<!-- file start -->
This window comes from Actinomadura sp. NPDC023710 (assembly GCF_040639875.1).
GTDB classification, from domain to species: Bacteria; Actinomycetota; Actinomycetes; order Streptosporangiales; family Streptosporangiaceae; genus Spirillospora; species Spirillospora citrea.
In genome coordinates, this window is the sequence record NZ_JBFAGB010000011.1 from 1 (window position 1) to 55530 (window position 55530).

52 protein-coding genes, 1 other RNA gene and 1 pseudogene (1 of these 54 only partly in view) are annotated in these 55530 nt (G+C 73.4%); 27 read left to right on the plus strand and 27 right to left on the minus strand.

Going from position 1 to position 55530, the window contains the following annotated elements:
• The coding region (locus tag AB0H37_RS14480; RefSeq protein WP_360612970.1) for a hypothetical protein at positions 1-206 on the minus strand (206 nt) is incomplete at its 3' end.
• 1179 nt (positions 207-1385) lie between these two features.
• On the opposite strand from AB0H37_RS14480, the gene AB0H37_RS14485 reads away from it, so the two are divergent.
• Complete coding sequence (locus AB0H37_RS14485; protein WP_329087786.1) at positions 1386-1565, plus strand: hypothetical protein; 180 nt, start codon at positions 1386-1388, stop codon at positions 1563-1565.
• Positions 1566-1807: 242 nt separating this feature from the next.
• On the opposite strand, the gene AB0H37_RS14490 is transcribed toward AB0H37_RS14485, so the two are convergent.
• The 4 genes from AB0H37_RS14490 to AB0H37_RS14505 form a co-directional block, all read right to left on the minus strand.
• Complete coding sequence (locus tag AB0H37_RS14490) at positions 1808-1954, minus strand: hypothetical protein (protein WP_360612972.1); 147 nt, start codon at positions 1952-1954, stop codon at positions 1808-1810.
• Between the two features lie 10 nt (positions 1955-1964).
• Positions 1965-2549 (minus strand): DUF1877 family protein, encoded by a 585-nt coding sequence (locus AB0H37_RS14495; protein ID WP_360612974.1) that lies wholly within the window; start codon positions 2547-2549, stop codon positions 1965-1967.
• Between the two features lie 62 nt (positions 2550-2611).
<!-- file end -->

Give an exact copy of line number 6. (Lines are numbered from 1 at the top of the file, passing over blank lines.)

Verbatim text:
• The coding region (locus tag AB0H37_RS14480; RefSeq protein WP_360612970.1) for a hypothetical protein at positions 1-206 on the minus strand (206 nt) is incomplete at its 3' end.